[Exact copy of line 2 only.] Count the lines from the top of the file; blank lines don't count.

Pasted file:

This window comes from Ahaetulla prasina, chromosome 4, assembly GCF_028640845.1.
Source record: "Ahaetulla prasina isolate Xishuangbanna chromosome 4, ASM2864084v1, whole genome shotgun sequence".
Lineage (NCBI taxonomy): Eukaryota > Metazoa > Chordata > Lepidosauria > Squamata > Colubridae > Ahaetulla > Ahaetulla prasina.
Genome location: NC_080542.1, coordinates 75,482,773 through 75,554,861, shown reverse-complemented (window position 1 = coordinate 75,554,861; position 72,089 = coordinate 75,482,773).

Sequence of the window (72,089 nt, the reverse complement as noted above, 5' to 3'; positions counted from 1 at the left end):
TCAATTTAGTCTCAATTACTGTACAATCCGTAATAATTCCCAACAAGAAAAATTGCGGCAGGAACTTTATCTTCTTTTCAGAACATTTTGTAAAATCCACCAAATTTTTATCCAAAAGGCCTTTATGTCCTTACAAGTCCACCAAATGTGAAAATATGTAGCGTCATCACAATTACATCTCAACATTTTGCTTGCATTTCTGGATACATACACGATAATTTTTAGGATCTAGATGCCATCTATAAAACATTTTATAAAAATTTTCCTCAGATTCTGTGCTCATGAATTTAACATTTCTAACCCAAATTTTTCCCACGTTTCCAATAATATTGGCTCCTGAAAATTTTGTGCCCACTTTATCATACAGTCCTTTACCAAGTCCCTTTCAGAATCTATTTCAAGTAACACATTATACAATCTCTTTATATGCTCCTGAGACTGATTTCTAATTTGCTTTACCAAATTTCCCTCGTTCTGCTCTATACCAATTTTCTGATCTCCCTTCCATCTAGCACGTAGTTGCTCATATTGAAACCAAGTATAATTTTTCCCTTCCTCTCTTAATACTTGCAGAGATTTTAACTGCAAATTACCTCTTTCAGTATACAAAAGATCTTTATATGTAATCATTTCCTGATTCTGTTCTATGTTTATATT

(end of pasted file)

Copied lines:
Source record: "Ahaetulla prasina isolate Xishuangbanna chromosome 4, ASM2864084v1, whole genome shotgun sequence".